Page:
New Year NAPS - Top Stocks for 2019 and the Symmetry of Risk

Wednesday, Jan 02 2019 by
New Year NAPS  Top Stocks for 2019 and the Symmetry of Risk

Well it had to happen eventually didn't it? After a barnstorming 43% return in 2017, the No-Admin-Portfolio-System (NAPS) hit a wall in 2018. My musings on the benefits of ignorance last January led to nearly 100,000 reads over the year but, if private investor sentiment is anything to go by, I've a feeling that this year's more sober reflection may not prove as popular. I think this would be a shame, as it's in the harder times that the best investment insights are learned.

As usual, this is an extensive piece, ruminating on the sources of risk and return since the inception of the NAPS, reviewing the portfolio selection criteria and culminating in the list of 20 stocks for the year.

Yes, these are the "top stocks for 2019" according to my current NAPS criteria, but I have absolutely no crystal ball as to where each stock will go. Up, down, sideways, in circles - I have no idea. I know this is a controversial thought to traditional stock pickers, but the individual stocks don't matter to me. I wouldn’t bet my home on a single one of them. What matters to me is how the stocks have been selected, what traits they bring, and how they synthesise into a portfolio. The NAPS seeks the perfect portfolio, not the perfect stock.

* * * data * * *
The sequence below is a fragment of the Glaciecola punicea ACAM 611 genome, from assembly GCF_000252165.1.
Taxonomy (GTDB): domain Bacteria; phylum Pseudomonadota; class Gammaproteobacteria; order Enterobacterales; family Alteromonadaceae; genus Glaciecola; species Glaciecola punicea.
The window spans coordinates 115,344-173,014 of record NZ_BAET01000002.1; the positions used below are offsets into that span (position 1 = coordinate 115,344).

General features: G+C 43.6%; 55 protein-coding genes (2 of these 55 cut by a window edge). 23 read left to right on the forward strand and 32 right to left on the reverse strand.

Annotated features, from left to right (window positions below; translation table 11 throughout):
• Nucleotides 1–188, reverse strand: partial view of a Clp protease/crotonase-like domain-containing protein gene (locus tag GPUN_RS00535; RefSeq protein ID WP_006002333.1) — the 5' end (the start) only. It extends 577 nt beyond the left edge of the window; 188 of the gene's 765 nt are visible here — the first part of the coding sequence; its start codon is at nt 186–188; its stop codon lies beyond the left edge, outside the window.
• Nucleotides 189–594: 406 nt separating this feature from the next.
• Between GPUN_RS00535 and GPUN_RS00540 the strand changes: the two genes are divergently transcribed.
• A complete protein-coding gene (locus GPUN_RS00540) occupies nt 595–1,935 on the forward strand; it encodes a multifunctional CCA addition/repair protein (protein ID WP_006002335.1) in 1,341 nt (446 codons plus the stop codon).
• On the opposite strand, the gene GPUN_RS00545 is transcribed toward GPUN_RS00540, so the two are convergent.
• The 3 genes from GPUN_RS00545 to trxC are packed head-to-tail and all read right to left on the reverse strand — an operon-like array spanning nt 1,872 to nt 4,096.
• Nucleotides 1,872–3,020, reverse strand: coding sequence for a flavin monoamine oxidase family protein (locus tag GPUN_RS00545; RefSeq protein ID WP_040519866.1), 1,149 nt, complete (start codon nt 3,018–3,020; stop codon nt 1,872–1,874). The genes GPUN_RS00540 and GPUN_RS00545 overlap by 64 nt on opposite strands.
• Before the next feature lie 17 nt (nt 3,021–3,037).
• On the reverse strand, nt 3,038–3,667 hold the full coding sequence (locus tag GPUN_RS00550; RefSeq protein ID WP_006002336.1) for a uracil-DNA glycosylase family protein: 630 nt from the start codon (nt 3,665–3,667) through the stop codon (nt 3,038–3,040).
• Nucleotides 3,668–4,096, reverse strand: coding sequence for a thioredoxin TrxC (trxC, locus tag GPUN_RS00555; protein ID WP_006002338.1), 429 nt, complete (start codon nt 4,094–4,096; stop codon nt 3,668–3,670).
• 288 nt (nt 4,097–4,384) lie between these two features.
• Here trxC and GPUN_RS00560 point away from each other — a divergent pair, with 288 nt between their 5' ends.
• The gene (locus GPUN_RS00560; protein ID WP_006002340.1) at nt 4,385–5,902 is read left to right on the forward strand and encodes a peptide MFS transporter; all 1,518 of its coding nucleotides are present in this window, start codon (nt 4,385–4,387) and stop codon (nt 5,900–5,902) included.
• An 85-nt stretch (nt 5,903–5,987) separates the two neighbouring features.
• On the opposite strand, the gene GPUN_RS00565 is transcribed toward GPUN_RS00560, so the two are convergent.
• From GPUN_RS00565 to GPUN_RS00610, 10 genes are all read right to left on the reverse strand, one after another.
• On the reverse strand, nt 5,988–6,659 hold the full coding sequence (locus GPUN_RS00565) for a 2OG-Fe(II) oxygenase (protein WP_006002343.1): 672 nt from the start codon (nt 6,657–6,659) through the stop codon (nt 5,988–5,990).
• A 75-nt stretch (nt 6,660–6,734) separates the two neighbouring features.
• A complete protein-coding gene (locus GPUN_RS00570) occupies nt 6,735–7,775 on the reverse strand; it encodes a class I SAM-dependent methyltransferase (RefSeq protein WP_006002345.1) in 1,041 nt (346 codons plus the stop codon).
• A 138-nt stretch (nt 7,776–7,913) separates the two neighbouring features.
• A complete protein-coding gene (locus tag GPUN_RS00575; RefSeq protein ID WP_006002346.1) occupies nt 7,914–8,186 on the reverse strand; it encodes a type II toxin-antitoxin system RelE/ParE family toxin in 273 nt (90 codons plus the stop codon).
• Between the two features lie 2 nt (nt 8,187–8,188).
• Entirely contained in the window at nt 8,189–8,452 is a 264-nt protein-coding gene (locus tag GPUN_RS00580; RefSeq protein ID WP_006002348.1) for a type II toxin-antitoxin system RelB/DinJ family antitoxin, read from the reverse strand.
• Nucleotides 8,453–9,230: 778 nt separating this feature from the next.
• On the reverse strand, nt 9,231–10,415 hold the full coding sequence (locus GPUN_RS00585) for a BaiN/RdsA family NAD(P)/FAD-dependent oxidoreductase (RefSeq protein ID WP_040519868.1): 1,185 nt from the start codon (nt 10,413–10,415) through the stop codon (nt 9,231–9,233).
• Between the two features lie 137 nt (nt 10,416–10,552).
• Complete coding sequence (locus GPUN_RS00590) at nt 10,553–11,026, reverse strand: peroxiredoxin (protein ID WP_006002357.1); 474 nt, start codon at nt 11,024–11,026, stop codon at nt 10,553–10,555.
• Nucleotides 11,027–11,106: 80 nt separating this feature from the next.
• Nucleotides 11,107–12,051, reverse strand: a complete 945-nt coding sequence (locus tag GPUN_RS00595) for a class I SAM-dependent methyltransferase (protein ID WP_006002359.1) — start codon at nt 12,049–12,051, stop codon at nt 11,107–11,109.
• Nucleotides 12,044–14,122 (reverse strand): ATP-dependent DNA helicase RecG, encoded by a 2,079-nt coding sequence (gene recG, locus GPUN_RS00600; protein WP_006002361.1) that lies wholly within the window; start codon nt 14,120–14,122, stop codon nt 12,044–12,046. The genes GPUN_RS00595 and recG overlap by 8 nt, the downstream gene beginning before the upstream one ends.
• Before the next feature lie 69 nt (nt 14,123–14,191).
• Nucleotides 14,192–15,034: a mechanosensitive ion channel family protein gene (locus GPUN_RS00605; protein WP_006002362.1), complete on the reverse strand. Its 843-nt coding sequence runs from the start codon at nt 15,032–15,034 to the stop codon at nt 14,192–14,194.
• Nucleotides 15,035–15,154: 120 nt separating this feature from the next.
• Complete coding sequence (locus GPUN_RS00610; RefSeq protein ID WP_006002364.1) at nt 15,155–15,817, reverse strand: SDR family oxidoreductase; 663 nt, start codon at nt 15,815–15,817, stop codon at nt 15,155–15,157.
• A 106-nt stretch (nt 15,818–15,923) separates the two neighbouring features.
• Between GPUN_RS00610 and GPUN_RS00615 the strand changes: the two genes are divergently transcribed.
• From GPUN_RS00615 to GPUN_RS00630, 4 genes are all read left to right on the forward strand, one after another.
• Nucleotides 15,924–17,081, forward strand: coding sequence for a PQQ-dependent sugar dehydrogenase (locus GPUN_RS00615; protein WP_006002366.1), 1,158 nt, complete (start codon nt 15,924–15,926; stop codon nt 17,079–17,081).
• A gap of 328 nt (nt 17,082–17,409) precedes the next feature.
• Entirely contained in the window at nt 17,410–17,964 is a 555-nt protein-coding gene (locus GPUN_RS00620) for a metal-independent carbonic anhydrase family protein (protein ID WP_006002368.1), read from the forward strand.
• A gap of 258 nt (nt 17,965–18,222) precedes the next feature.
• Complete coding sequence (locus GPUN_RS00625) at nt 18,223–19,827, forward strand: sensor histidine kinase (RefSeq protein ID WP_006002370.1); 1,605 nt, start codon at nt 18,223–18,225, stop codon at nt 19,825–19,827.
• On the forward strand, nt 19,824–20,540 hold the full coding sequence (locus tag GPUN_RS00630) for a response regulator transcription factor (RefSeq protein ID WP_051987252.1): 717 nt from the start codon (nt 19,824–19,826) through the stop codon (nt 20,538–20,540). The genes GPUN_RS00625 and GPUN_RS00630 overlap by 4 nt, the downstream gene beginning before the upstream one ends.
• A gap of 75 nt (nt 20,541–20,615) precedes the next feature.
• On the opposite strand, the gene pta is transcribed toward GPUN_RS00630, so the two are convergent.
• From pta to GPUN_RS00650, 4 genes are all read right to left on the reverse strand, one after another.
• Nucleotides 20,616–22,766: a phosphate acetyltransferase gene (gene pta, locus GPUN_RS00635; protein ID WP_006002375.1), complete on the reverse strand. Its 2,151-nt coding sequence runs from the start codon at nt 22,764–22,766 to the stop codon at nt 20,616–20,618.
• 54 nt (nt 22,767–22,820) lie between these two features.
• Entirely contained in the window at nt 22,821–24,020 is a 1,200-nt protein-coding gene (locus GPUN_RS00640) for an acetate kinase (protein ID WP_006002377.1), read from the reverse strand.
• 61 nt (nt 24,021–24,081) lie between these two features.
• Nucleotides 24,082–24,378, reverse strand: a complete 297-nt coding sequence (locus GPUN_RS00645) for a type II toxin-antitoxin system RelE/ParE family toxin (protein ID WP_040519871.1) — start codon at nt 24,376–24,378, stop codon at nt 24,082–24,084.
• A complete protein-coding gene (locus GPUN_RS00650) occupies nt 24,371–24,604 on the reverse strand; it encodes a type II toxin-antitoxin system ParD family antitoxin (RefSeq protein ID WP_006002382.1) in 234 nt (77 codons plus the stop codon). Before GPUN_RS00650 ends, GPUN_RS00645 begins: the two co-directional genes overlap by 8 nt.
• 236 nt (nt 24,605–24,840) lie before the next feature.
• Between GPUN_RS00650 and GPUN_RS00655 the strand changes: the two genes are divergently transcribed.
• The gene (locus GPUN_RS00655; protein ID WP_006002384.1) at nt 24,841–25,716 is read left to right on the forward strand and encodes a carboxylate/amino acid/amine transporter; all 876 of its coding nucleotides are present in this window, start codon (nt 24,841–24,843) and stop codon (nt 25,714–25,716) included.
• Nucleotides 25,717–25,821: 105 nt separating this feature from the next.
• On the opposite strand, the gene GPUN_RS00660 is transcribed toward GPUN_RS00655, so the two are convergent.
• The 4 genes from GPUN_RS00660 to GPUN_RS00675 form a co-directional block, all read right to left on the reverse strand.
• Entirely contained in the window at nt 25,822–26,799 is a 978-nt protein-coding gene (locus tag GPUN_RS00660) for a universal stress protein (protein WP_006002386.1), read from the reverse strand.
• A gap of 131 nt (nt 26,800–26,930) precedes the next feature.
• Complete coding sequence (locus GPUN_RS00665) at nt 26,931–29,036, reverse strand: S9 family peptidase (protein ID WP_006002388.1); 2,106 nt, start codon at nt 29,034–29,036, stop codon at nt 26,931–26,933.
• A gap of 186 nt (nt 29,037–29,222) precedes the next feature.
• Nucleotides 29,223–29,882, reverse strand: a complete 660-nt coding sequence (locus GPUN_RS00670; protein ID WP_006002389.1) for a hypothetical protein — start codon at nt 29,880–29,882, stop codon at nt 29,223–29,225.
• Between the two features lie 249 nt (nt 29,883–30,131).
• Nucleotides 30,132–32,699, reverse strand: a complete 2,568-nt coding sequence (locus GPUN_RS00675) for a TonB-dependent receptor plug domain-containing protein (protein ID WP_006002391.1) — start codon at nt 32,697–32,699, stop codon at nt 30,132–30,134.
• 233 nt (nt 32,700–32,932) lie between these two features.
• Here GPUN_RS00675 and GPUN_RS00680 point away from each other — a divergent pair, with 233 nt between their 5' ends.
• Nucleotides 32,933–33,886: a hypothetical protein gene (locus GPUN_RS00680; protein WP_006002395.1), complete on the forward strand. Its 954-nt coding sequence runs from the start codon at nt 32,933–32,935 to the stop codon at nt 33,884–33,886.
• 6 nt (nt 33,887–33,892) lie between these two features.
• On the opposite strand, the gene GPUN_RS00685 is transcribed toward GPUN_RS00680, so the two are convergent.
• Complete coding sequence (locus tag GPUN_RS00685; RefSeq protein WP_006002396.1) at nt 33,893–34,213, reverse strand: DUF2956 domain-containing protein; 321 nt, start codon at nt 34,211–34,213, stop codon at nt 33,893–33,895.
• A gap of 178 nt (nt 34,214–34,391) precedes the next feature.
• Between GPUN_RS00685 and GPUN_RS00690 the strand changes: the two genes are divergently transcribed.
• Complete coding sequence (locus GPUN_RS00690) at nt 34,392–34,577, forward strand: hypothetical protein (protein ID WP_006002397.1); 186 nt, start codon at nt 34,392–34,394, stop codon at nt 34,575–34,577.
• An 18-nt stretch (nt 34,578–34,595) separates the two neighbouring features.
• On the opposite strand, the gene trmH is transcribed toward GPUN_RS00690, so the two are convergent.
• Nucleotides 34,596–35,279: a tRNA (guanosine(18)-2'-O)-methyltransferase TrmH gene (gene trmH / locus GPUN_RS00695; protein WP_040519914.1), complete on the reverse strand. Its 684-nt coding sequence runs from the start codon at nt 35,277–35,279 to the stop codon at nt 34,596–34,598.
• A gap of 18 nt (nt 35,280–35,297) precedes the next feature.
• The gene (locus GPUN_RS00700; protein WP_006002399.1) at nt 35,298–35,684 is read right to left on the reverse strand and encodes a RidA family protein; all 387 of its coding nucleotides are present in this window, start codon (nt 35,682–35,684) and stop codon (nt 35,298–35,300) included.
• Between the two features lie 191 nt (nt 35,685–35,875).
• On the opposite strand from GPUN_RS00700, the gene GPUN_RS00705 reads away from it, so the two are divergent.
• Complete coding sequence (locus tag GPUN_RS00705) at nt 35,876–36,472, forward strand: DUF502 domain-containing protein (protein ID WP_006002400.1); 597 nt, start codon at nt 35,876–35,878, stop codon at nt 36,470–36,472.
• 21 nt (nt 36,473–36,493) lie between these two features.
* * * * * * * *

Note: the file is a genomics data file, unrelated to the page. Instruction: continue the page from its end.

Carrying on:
What is the NAPS?

(Long term readers can skip this section.) The NAPS is a process that can be used once or twice per year to generate a stock market portfolio with a good chance of market beating returns. It's based upon a few fundamental principles:

  1. Behavioural Investing. Many stock market investors (myself included) are plagued by behavioural biases that can lead to investment mistakes. A disciplined, rule-based approach to stock selection helps counter these biases.
  2. Factor Investing. Market beating stocks are regularly driven by a common set of factors or traits (such as quality, value & momentum). We can screen the market for stocks with these traits to select potentially, market beating portfolios.